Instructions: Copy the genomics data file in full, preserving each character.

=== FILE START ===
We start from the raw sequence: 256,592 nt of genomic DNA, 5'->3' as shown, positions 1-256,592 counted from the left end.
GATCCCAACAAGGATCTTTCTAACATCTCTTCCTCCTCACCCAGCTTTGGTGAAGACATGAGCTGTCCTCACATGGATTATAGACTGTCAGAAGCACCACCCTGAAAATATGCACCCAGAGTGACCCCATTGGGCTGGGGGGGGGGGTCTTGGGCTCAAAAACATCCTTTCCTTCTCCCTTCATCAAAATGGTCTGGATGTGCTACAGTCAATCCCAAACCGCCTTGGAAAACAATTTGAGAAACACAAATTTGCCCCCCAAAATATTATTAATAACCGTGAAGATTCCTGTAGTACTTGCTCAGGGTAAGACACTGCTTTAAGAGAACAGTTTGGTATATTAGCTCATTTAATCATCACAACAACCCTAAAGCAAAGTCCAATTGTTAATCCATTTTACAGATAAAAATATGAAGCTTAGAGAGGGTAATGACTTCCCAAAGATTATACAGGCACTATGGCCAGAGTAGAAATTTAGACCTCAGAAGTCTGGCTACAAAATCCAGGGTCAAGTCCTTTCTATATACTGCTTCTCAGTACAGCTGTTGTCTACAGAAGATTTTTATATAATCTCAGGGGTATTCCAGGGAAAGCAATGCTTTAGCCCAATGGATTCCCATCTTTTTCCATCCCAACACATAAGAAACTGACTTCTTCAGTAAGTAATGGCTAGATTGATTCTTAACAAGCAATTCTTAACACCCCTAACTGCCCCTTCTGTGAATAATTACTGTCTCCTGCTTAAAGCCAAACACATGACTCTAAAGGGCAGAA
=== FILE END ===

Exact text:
We start from the raw sequence: 256,592 nt of genomic DNA, 5'->3' as shown, positions 1-256,592 counted from the left end.
GATCCCAACAAGGATCTTTCTAACATCTCTTCCTCCTCACCCAGCTTTGGTGAAGACATGAGCTGTCCTCACATGGATTATAGACTGTCAGAAGCACCACCCTGAAAATATGCACCCAGAGTGACCCCATTGGGCTGGGGGGGGGGGTCTTGGGCTCAAAAACATCCTTTCCTTCTCCCTTCATCAAAATGGTCTGGATGTGCTACAGTCAATCCCAAACCGCCTTGGAAAACAATTTGAGAAACACAAATTTGCCCCCCAAAATATTATTAATAACCGTGAAGATTCCTGTAGTACTTGCTCAGGGTAAGACACTGCTTTAAGAGAACAGTTTGGTATATTAGCTCATTTAATCATCACAACAACCCTAAAGCAAAGTCCAATTGTTAATCCATTTTACAGATAAAAATATGAAGCTTAGAGAGGGTAATGACTTCCCAAAGATTATACAGGCACTATGGCCAGAGTAGAAATTTAGACCTCAGAAGTCTGGCTACAAAATCCAGGGTCAAGTCCTTTCTATATACTGCTTCTCAGTACAGCTGTTGTCTACAGAAGATTTTTATATAATCTCAGGGGTATTCCAGGGAAAGCAATGCTTTAGCCCAATGGATTCCCATCTTTTTCCATCCCAACACATAAGAAACTGACTTCTTCAGTAAGTAATGGCTAGATTGATTCTTAACAAGCAATTCTTAACACCCCTAACTGCCCCTTCTGTGAATAATTACTGTCTCCTGCTTAAAGCCAAACACATGACTCTAAAGGGCAGAA